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Stokes-Greens-Gauss Theorems

Date: 03/25/97 at 19:37:09
From: Michael Mullen
Subject: Green's-Stokes'-Gauss' Theorems

Are the Stokes-Greens-Gauss theorems related?

Also, where can I find a brief interpretation of the significance of 
the theorems?

Date: 03/28/97 at 13:51:38
From: Doctor Ceeks
Subject: Re: Green's-Stokes'-Gauss' Theorems


Yes, they are all generalizations of the Fundamental Theorem of
Calculus which asserts that

F(b)-F(a) = integral from a to b of F'(x) dx

where F'(x) denotes the derivative of F(x).

All of them say that some measure of the function over a regions
boundary is the same as some other measure of some appropriately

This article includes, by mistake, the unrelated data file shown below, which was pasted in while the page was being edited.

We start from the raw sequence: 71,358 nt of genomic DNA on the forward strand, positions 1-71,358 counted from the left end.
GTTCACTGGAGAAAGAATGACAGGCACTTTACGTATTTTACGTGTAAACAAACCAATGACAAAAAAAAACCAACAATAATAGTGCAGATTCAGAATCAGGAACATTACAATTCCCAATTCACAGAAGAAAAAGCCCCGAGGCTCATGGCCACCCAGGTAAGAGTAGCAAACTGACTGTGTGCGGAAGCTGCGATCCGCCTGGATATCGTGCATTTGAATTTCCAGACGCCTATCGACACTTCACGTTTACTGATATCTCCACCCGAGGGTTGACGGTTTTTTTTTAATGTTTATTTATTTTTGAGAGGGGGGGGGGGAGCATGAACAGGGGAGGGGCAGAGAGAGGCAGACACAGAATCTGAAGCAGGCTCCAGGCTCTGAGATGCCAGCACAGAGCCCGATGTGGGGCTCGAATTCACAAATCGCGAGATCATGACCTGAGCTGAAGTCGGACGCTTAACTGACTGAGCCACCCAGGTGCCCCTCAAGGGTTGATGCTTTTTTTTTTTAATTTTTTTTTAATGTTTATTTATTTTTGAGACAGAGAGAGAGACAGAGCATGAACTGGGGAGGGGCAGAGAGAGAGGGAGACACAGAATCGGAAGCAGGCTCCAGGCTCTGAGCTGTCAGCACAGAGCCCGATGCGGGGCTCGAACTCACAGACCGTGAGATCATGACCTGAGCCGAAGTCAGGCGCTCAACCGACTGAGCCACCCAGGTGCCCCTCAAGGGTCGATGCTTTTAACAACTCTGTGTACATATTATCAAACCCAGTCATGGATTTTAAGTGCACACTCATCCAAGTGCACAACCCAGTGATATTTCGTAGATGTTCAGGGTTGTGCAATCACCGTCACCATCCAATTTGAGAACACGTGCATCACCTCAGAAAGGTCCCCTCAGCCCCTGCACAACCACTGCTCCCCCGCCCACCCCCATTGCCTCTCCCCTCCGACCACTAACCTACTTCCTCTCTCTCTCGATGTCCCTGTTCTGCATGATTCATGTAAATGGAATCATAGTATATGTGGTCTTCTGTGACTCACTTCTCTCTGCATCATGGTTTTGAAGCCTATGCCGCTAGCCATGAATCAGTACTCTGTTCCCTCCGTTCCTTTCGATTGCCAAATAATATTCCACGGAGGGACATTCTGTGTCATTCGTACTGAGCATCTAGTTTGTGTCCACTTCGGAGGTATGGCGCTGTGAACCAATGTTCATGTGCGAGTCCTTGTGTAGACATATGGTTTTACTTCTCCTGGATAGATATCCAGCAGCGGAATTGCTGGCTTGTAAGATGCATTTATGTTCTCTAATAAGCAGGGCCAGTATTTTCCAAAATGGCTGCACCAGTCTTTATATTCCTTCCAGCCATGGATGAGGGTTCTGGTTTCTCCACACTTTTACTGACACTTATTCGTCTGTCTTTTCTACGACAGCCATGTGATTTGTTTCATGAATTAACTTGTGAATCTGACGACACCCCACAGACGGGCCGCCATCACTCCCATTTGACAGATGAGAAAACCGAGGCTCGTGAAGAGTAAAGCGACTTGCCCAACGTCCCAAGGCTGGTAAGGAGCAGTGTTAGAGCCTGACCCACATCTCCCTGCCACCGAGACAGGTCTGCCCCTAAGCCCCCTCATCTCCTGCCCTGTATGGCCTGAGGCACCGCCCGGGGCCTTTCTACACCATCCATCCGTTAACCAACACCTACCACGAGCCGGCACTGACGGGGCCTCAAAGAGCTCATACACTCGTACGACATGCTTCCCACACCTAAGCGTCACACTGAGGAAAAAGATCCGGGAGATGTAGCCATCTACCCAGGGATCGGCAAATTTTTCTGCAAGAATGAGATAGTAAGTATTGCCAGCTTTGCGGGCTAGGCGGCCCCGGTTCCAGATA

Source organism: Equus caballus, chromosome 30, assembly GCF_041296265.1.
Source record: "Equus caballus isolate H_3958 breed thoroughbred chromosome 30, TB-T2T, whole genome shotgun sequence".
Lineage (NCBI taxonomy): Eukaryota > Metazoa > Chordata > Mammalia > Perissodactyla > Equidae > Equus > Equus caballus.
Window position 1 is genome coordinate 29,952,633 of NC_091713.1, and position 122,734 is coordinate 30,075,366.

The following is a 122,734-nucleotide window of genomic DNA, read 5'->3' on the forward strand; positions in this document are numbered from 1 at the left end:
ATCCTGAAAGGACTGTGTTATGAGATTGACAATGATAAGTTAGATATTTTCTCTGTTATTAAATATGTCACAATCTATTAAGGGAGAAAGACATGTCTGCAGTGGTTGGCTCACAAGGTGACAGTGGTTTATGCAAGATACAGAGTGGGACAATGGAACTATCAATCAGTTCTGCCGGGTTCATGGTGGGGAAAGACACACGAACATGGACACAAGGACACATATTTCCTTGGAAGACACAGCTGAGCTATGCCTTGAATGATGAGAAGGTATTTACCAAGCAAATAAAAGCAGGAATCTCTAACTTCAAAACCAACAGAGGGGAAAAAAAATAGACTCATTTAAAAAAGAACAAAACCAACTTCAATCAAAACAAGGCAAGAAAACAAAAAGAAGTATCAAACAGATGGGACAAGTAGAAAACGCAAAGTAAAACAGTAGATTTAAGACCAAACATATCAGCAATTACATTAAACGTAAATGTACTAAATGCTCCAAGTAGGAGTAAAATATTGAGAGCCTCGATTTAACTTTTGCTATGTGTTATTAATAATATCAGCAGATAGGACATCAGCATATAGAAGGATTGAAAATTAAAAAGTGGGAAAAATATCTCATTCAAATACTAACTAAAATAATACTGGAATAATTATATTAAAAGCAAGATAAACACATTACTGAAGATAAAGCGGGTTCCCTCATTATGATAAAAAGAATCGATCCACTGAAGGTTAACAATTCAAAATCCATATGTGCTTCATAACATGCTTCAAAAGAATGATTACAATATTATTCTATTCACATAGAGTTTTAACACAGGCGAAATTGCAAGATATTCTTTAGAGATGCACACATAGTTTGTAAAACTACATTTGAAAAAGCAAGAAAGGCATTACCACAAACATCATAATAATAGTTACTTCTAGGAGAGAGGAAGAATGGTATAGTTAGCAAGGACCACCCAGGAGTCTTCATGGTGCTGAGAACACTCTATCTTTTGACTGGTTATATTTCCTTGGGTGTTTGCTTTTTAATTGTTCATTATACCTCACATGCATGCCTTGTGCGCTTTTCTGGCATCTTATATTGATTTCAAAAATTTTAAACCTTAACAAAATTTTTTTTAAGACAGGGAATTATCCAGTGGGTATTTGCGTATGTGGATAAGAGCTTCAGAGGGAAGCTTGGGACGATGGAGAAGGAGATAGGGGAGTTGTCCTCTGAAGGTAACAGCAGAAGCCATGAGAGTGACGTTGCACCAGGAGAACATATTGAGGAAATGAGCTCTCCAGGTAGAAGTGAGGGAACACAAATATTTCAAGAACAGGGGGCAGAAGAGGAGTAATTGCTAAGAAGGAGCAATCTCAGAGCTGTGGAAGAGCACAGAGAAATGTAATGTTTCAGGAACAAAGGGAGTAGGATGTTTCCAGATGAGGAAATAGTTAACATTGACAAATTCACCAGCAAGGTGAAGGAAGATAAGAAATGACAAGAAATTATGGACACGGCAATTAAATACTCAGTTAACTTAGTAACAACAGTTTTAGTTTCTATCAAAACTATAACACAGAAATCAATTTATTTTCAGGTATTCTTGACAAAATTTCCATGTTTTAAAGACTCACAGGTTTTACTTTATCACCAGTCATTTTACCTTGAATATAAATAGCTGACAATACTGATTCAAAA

related function over the entire region.

A good place to look for the significance of these theorems is in
their use in physics: see, for instance, Edward M. Purcell,
"Electricy and Magnetism".

There is a vast generalization of even these theorems into one
single all encompassing statement, which also goes by the name
Stoke's theorem.  A treatment of this can be found in "Calculus
on Manifolds" by Michael Spivak, for instance, but this treatment
is advanced.

There's another book which I've heard of, but not looked at, but
I've been told by some that it's easy to read, and unfortunately,
I only remember the title: "Div, Grad, Curl, and all that."

-Doctor Ceeks,  The Math Forum
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